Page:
For a confused moment, Ingrid wondered if Richie, still gripping Adelaide’s arm, had been the cause of her injuries. But, no, this woman had been savaged by something more fearsome. Atop her ordinary body in its snowmobiling suit, her mangled face and wild, patchy hair had the effect of a headdress, something a shaman might wear, a coyote mask. 

Richie said, “Ingrid, quit staring. Go inside.”

He didn’t stay out long. Ten minutes. Ingrid watched from upstairs. The contortions of Adelaide’s face must have been painful. Eventually she scooped up handfuls of snow and pressed them against her cheeks.

Richie came inside after the snowmobile had gone revving and growling away. “I was meaning to tell you about—” he stopped and stared into space, then said, “Anyway, now you know about her. Now she knows about you.” He sounded both grave and sardonic. “Now everybody knows about everybody.”

Ingrid asked what had happened.

A mountain lion had attacked Adelaide while she was jogging in a canyon, he said. She’d surprised it. It must not have been very hungry or determined because she’d managed to fight it off with a branch and rocks, and then she’d walked two miles to get help, knocked on someone’s door basically flayed, holding one of her eyeballs in place with her hand. She was tough, he’d give her that. 

“Was that before or after you separated?”

“After,” he said. Then, “Damn it. Before. There’s the truth.”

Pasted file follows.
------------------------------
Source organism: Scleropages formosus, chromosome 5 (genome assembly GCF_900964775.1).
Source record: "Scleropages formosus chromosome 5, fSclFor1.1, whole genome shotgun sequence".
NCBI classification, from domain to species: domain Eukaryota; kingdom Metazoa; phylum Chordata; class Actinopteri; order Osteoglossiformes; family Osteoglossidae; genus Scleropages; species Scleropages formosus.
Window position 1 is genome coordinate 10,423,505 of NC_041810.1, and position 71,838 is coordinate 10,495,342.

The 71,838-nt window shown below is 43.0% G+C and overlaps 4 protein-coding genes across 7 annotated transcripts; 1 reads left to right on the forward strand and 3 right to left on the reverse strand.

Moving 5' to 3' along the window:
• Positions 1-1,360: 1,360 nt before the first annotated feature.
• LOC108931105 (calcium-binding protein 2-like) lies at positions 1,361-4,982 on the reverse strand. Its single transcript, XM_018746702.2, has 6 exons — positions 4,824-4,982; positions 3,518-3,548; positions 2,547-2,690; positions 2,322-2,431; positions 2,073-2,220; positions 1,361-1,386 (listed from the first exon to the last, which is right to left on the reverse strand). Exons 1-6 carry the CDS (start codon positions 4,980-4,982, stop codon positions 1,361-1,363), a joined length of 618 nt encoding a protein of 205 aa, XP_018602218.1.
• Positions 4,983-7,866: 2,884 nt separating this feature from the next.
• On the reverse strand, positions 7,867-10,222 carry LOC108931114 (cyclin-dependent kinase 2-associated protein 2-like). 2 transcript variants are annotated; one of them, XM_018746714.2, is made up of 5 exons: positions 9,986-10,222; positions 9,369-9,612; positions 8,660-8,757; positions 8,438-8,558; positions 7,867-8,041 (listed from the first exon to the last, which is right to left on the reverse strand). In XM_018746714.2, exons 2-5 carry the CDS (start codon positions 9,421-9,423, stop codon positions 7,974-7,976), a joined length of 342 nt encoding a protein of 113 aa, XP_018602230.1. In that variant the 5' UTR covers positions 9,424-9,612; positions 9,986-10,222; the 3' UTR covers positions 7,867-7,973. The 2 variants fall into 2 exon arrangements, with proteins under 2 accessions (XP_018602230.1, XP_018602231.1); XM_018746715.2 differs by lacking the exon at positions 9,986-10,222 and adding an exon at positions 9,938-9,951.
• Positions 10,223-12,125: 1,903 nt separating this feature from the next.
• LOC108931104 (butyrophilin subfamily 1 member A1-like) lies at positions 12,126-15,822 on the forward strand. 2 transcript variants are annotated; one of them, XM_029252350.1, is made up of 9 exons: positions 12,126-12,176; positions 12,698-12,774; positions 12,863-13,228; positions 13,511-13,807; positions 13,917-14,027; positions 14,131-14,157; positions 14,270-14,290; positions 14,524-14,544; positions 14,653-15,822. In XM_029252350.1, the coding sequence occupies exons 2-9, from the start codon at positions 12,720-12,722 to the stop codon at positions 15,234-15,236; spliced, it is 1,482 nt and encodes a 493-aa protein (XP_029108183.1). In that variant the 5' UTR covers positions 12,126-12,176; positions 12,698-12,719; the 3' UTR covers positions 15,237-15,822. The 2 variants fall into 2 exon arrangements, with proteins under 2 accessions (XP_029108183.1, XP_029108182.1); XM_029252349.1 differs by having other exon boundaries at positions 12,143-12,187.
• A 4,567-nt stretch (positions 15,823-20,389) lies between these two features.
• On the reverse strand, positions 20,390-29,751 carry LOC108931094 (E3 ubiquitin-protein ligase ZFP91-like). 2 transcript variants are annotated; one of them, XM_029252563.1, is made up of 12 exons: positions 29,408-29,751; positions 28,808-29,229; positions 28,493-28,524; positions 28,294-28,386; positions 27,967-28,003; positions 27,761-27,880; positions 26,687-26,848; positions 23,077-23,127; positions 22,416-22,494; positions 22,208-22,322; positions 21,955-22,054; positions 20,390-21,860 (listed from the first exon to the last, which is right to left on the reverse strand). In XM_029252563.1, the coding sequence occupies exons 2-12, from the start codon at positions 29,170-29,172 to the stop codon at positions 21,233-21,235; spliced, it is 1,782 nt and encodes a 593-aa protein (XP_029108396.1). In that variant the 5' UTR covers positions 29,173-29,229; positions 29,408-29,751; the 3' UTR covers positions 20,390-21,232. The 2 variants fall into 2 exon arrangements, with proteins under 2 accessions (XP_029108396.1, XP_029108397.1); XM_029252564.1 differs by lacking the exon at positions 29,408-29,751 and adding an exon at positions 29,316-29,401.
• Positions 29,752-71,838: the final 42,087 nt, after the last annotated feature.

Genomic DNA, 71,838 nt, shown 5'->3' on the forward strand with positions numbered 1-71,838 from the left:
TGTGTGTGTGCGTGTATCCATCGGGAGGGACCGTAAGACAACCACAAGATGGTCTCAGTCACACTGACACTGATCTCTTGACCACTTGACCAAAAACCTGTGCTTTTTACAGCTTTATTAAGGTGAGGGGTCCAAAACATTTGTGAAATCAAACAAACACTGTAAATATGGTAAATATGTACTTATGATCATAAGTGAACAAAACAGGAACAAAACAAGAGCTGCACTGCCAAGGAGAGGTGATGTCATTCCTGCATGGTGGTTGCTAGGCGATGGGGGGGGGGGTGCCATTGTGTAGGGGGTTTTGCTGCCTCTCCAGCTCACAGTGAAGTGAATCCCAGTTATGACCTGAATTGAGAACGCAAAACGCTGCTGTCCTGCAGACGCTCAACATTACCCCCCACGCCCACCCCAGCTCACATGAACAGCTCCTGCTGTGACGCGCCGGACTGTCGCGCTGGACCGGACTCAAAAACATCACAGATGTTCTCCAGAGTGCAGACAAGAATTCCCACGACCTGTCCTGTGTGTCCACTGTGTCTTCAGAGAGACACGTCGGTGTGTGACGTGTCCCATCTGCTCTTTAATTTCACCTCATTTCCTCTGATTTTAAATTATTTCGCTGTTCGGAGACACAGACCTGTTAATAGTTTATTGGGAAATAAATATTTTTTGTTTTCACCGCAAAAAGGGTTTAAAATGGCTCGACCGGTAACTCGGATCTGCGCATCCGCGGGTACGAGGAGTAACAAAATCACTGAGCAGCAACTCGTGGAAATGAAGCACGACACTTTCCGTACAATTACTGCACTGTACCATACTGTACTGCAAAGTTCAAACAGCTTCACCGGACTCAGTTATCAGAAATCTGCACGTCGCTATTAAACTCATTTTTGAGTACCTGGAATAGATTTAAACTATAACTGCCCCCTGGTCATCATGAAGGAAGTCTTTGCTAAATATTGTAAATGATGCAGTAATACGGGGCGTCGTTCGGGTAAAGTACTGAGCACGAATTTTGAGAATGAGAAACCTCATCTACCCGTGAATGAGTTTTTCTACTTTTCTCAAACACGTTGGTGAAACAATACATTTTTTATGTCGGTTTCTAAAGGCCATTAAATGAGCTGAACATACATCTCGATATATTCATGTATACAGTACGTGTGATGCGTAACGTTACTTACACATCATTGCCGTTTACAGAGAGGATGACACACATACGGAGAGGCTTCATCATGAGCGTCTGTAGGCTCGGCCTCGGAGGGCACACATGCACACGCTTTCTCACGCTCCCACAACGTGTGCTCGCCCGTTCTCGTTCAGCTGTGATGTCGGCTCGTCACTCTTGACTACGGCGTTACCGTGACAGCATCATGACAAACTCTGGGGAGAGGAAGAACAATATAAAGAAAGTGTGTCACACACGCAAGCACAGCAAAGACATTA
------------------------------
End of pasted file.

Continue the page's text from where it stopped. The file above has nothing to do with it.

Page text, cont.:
But things had already gone wrong between them, he said. That was a fact, even though, okay, maybe he couldn’t deal with it: her drooping eyelid, the pucker at one corner of her lopsided mouth, how her left ear was just a hole in her head. She’d been under bandages for so long, had so many surgeries, he’d held out hope she would emerge, at the end, looking more or less as she had before. Silly in retrospect. 

He said he would tape some trash bags over the broken window so they could get out and ski, enjoy the fresh snow, the bluebird day.

In late January the Forest Service put the kibosh on Richie’s plan. They denied his application to develop the upper reaches of Adelaide Peak and all of Mt. Gust, citing elk habitat and restrictions on land use and, infuriatingly to Richie, local opposition. “Don’t they want jobs?” he demanded of Ingrid as though she were a delegate sent by the people of Witching. “Don’t they want to sell their shitty little houses for a fortune?”